There are over 139,000 social service workers in Scotland, providing care and support to some of the most vulnerable sections of society. The Scottish Social Services Council is responsible for specifying the standards to which social service workers involved in providing or delivering social work, social care services, early education and child care will work.

In this section of the OpenLearn Scotland collection, we look at issues relating to social care by focusing on three particular
Author(s): The Open University

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Learning outcomes

By the end of this unit you should be able to:

  • explore ideas about place and identity using our concept of ‘geographical imagination’ by examining the images that represent a place to reveal how those images came about;

  • explore ideas about place and identity by examining the images that represent a place to reveal two sets of relationships that are important in understanding the character of a place: power relations and local-global relations.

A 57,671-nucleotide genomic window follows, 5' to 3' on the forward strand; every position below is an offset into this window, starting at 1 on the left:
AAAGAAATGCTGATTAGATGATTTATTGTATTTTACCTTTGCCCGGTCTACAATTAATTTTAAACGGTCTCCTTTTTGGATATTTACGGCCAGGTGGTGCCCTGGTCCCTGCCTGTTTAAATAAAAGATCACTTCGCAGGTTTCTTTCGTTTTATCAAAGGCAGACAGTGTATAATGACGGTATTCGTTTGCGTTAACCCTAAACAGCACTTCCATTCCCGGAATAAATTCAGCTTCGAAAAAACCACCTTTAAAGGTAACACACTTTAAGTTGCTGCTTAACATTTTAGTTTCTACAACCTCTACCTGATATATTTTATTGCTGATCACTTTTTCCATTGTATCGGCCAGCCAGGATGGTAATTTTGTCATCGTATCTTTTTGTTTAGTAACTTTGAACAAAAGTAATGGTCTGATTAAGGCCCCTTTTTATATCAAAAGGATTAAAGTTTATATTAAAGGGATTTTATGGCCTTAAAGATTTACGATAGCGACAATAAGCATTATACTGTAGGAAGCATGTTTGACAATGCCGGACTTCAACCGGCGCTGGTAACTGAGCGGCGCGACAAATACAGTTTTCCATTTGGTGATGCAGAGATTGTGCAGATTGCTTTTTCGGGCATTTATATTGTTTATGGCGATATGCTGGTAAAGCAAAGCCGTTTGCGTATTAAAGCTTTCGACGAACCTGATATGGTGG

Author(s): The Open University

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Introduction

This free course includes reading and writing activities that are geared to developing the use of memory, observation and the senses. The aim is to develop your perceptual abilities, honing your capacity to see detail in the world. You will be encouraged to start seeing the familiar in a new way and to make good use of your own personal history.

This OpenLearn course is an adapted extract from the Open University course Author(s): The Open University

2.10 The distribution of repeated measurements

As noted in the previous section, if the same quantity is measured repeatedly, the results will generally be scattered across a range of values. This is perhaps best illustrated using a real example. Table 2 shows 10 measurements of a quantity called the 'unit cell constant' for an industrial catalyst used in the refining of petrol; this is an important quantity which determines how well the catalyst works, and can be measured by X-ray diffraction techniques. Notice that the cell constant is